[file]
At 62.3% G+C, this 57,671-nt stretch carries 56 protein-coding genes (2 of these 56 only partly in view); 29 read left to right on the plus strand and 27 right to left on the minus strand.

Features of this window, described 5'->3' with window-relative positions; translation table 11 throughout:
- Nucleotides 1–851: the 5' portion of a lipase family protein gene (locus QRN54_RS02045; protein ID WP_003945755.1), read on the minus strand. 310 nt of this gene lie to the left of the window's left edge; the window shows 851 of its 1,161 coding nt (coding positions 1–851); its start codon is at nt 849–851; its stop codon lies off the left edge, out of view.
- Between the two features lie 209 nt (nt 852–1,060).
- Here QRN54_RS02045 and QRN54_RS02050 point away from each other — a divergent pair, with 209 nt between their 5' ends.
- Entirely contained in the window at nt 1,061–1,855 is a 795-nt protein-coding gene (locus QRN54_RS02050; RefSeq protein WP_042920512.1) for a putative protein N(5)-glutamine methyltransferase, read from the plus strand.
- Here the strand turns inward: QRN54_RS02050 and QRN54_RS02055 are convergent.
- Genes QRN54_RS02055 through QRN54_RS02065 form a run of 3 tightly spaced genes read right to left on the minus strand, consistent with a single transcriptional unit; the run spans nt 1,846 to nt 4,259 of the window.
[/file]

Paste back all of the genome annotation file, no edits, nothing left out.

At 62.3% G+C, this 57,671-nt stretch carries 56 protein-coding genes (2 of these 56 only partly in view); 29 read left to right on the plus strand and 27 right to left on the minus strand.

Features of this window, described 5'->3' with window-relative positions; translation table 11 throughout:
- Nucleotides 1–851: the 5' portion of a lipase family protein gene (locus QRN54_RS02045; protein ID WP_003945755.1), read on the minus strand. 310 nt of this gene lie to the left of the window's left edge; the window shows 851 of its 1,161 coding nt (coding positions 1–851); its start codon is at nt 849–851; its stop codon lies off the left edge, out of view.
- Between the two features lie 209 nt (nt 852–1,060).
- Here QRN54_RS02045 and QRN54_RS02050 point away from each other — a divergent pair, with 209 nt between their 5' ends.
- Entirely contained in the window at nt 1,061–1,855 is a 795-nt protein-coding gene (locus QRN54_RS02050; RefSeq protein WP_042920512.1) for a putative protein N(5)-glutamine methyltransferase, read from the plus strand.
- Here the strand turns inward: QRN54_RS02050 and QRN54_RS02055 are convergent.
- Genes QRN54_RS02055 through QRN54_RS02065 form a run of 3 tightly spaced genes read right to left on the minus strand, consistent with a single transcriptional unit; the run spans nt 1,846 to nt 4,259 of the window.